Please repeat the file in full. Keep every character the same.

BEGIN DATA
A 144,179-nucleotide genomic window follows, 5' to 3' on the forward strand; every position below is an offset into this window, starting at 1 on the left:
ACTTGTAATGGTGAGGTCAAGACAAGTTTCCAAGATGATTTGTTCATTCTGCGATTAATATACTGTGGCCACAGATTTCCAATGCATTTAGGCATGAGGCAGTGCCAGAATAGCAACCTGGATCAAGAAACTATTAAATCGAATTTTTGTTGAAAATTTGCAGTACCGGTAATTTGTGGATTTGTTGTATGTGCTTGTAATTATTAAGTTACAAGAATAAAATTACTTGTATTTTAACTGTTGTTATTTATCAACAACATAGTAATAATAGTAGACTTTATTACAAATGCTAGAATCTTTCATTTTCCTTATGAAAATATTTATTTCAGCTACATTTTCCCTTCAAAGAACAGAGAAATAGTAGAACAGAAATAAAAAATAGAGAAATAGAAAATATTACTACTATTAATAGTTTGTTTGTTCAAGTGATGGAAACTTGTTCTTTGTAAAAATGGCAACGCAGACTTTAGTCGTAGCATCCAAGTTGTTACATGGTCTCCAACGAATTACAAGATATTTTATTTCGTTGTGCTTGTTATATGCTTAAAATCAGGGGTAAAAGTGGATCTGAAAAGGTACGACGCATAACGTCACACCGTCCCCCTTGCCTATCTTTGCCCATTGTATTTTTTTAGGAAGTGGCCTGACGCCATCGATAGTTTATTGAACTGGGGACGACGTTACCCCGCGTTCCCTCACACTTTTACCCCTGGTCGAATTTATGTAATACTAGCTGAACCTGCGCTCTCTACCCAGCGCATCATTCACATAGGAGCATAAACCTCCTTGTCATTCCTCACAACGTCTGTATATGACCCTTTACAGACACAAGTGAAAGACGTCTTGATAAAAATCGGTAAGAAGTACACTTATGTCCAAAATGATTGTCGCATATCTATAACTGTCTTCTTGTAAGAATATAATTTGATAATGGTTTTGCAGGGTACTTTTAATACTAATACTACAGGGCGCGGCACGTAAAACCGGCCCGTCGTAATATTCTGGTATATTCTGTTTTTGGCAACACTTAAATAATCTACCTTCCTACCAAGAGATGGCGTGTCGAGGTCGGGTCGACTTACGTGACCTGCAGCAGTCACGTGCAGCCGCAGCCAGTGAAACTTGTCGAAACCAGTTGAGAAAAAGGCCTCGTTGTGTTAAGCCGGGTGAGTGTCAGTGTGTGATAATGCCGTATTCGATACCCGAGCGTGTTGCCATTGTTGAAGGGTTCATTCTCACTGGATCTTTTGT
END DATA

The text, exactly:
A 144,179-nucleotide genomic window follows, 5' to 3' on the forward strand; every position below is an offset into this window, starting at 1 on the left:
ACTTGTAATGGTGAGGTCAAGACAAGTTTCCAAGATGATTTGTTCATTCTGCGATTAATATACTGTGGCCACAGATTTCCAATGCATTTAGGCATGAGGCAGTGCCAGAATAGCAACCTGGATCAAGAAACTATTAAATCGAATTTTTGTTGAAAATTTGCAGTACCGGTAATTTGTGGATTTGTTGTATGTGCTTGTAATTATTAAGTTACAAGAATAAAATTACTTGTATTTTAACTGTTGTTATTTATCAACAACATAGTAATAATAGTAGACTTTATTACAAATGCTAGAATCTTTCATTTTCCTTATGAAAATATTTATTTCAGCTACATTTTCCCTTCAAAGAACAGAGAAATAGTAGAACAGAAATAAAAAATAGAGAAATAGAAAATATTACTACTATTAATAGTTTGTTTGTTCAAGTGATGGAAACTTGTTCTTTGTAAAAATGGCAACGCAGACTTTAGTCGTAGCATCCAAGTTGTTACATGGTCTCCAACGAATTACAAGATATTTTATTTCGTTGTGCTTGTTATATGCTTAAAATCAGGGGTAAAAGTGGATCTGAAAAGGTACGACGCATAACGTCACACCGTCCCCCTTGCCTATCTTTGCCCATTGTATTTTTTTAGGAAGTGGCCTGACGCCATCGATAGTTTATTGAACTGGGGACGACGTTACCCCGCGTTCCCTCACACTTTTACCCCTGGTCGAATTTATGTAATACTAGCTGAACCTGCGCTCTCTACCCAGCGCATCATTCACATAGGAGCATAAACCTCCTTGTCATTCCTCACAACGTCTGTATATGACCCTTTACAGACACAAGTGAAAGACGTCTTGATAAAAATCGGTAAGAAGTACACTTATGTCCAAAATGATTGTCGCATATCTATAACTGTCTTCTTGTAAGAATATAATTTGATAATGGTTTTGCAGGGTACTTTTAATACTAATACTACAGGGCGCGGCACGTAAAACCGGCCCGTCGTAATATTCTGGTATATTCTGTTTTTGGCAACACTTAAATAATCTACCTTCCTACCAAGAGATGGCGTGTCGAGGTCGGGTCGACTTACGTGACCTGCAGCAGTCACGTGCAGCCGCAGCCAGTGAAACTTGTCGAAACCAGTTGAGAAAAAGGCCTCGTTGTGTTAAGCCGGGTGAGTGTCAGTGTGTGATAATGCCGTATTCGATACCCGAGCGTGTTGCCATTGTTGAAGGGTTCATTCTCACTGGATCTTTTGT